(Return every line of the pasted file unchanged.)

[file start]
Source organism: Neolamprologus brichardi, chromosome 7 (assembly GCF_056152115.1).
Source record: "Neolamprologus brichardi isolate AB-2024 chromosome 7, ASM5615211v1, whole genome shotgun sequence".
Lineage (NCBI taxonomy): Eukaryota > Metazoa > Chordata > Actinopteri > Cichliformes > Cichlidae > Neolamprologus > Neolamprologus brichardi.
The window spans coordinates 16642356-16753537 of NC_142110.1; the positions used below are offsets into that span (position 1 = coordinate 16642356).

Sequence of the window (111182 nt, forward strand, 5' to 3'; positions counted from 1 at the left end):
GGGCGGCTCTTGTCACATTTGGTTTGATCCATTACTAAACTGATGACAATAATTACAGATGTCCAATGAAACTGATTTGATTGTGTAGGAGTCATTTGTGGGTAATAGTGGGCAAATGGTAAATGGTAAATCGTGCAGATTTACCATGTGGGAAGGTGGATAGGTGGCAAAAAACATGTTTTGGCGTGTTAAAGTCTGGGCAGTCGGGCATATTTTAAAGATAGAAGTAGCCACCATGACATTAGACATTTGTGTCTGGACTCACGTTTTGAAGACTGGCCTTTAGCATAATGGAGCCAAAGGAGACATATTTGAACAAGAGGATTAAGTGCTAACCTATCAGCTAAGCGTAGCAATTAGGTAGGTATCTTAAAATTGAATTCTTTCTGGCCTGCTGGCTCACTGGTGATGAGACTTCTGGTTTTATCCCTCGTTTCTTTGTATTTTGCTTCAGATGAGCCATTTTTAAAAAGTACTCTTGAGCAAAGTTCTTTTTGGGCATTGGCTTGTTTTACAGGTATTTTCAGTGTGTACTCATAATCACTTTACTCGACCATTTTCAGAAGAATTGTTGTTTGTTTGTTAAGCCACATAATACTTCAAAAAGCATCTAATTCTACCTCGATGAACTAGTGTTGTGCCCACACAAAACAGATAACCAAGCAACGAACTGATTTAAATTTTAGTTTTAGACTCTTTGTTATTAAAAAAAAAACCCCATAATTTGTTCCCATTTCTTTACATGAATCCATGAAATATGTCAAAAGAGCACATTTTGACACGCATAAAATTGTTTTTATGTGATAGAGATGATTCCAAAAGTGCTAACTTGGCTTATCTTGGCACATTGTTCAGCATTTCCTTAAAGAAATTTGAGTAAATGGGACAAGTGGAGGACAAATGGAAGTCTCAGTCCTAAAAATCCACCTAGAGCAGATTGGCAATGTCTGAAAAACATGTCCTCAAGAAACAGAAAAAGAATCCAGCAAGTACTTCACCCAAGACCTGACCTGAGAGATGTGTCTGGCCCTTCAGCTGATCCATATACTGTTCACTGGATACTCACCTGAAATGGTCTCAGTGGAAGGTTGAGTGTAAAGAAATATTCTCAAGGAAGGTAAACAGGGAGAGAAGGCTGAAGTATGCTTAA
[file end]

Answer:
Source organism: Neolamprologus brichardi, chromosome 7 (assembly GCF_056152115.1).
Source record: "Neolamprologus brichardi isolate AB-2024 chromosome 7, ASM5615211v1, whole genome shotgun sequence".
Lineage (NCBI taxonomy): Eukaryota > Metazoa > Chordata > Actinopteri > Cichliformes > Cichlidae > Neolamprologus > Neolamprologus brichardi.
The window spans coordinates 16642356-16753537 of NC_142110.1; the positions used below are offsets into that span (position 1 = coordinate 16642356).

Sequence of the window (111182 nt, forward strand, 5' to 3'; positions counted from 1 at the left end):
GGGCGGCTCTTGTCACATTTGGTTTGATCCATTACTAAACTGATGACAATAATTACAGATGTCCAATGAAACTGATTTGATTGTGTAGGAGTCATTTGTGGGTAATAGTGGGCAAATGGTAAATGGTAAATCGTGCAGATTTACCATGTGGGAAGGTGGATAGGTGGCAAAAAACATGTTTTGGCGTGTTAAAGTCTGGGCAGTCGGGCATATTTTAAAGATAGAAGTAGCCACCATGACATTAGACATTTGTGTCTGGACTCACGTTTTGAAGACTGGCCTTTAGCATAATGGAGCCAAAGGAGACATATTTGAACAAGAGGATTAAGTGCTAACCTATCAGCTAAGCGTAGCAATTAGGTAGGTATCTTAAAATTGAATTCTTTCTGGCCTGCTGGCTCACTGGTGATGAGACTTCTGGTTTTATCCCTCGTTTCTTTGTATTTTGCTTCAGATGAGCCATTTTTAAAAAGTACTCTTGAGCAAAGTTCTTTTTGGGCATTGGCTTGTTTTACAGGTATTTTCAGTGTGTACTCATAATCACTTTACTCGACCATTTTCAGAAGAATTGTTGTTTGTTTGTTAAGCCACATAATACTTCAAAAAGCATCTAATTCTACCTCGATGAACTAGTGTTGTGCCCACACAAAACAGATAACCAAGCAACGAACTGATTTAAATTTTAGTTTTAGACTCTTTGTTATTAAAAAAAAAACCCCATAATTTGTTCCCATTTCTTTACATGAATCCATGAAATATGTCAAAAGAGCACATTTTGACACGCATAAAATTGTTTTTATGTGATAGAGATGATTCCAAAAGTGCTAACTTGGCTTATCTTGGCACATTGTTCAGCATTTCCTTAAAGAAATTTGAGTAAATGGGACAAGTGGAGGACAAATGGAAGTCTCAGTCCTAAAAATCCACCTAGAGCAGATTGGCAATGTCTGAAAAACATGTCCTCAAGAAACAGAAAAAGAATCCAGCAAGTACTTCACCCAAGACCTGACCTGAGAGATGTGTCTGGCCCTTCAGCTGATCCATATACTGTTCACTGGATACTCACCTGAAATGGTCTCAGTGGAAGGTTGAGTGTAAAGAAATATTCTCAAGGAAGGTAAACAGGGAGAGAAGGCTGAAGTATGCTTAA